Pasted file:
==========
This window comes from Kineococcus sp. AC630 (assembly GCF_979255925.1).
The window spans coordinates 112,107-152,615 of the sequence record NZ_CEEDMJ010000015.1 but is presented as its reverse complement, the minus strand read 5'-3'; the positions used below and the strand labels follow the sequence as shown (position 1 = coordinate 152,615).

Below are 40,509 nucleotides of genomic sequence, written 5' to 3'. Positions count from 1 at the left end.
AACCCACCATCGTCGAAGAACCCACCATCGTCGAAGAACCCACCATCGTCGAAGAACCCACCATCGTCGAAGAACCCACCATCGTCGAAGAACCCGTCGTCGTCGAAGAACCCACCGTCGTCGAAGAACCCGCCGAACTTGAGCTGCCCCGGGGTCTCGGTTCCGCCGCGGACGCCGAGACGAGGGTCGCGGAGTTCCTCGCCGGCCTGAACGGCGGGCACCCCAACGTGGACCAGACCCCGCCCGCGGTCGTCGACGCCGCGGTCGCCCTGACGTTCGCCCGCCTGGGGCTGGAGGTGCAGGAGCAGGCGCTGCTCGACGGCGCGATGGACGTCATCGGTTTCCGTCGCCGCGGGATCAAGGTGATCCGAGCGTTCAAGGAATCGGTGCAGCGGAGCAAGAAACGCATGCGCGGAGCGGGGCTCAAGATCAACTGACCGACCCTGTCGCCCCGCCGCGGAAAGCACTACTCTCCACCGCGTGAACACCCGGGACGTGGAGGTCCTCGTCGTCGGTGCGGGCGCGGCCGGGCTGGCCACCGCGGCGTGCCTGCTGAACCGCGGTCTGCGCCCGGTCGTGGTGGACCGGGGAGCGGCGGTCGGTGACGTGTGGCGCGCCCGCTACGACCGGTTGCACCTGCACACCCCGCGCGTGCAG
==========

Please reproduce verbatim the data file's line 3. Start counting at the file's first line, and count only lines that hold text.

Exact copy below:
Below are 40,509 nucleotides of genomic sequence, written 5' to 3'. Positions count from 1 at the left end.